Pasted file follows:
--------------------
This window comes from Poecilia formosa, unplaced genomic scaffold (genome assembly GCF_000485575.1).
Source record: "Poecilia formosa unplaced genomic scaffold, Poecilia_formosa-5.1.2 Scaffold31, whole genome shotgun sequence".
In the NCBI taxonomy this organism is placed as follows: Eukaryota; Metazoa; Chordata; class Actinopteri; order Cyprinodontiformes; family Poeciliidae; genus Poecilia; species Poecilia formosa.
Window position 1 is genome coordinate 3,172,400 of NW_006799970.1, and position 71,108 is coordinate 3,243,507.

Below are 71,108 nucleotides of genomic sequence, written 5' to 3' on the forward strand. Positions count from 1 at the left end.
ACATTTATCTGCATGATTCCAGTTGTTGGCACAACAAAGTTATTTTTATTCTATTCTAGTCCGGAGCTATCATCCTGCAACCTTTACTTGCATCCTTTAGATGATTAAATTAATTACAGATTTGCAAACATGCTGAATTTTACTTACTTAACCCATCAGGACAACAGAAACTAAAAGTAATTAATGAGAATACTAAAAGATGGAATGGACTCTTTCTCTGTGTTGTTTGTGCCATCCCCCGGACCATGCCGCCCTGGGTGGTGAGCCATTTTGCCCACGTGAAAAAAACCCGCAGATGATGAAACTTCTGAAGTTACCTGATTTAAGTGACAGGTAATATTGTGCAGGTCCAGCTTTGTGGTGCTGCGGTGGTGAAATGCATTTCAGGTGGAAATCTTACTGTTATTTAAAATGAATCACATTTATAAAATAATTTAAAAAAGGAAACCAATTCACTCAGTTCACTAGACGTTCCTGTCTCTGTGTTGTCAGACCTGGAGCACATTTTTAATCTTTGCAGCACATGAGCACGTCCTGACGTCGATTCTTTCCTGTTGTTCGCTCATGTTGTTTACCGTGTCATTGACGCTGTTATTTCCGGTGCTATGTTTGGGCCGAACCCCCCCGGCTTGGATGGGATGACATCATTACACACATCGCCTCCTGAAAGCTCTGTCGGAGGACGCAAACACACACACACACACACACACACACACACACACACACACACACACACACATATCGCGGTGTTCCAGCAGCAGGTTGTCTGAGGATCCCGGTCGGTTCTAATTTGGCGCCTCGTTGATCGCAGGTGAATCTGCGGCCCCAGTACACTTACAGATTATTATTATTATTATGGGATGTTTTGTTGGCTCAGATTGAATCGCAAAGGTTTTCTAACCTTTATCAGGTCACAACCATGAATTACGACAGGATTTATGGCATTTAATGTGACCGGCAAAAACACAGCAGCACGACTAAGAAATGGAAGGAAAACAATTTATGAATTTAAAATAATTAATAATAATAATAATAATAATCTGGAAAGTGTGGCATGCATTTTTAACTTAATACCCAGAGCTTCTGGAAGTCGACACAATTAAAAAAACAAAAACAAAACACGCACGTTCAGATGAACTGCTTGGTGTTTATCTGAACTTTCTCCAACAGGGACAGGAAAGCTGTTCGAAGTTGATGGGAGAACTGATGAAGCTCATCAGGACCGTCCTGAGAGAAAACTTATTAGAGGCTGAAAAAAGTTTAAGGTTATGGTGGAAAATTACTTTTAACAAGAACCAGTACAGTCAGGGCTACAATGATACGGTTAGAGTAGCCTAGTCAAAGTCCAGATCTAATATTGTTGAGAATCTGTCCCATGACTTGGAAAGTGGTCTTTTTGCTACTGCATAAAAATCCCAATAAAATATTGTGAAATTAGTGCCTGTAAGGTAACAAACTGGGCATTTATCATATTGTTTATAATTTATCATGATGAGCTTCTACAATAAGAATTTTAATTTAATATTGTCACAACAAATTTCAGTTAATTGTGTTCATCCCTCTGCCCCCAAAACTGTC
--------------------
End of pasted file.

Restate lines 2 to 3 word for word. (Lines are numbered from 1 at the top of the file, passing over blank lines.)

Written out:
Source record: "Poecilia formosa unplaced genomic scaffold, Poecilia_formosa-5.1.2 Scaffold31, whole genome shotgun sequence".
In the NCBI taxonomy this organism is placed as follows: Eukaryota; Metazoa; Chordata; class Actinopteri; order Cyprinodontiformes; family Poeciliidae; genus Poecilia; species Poecilia formosa.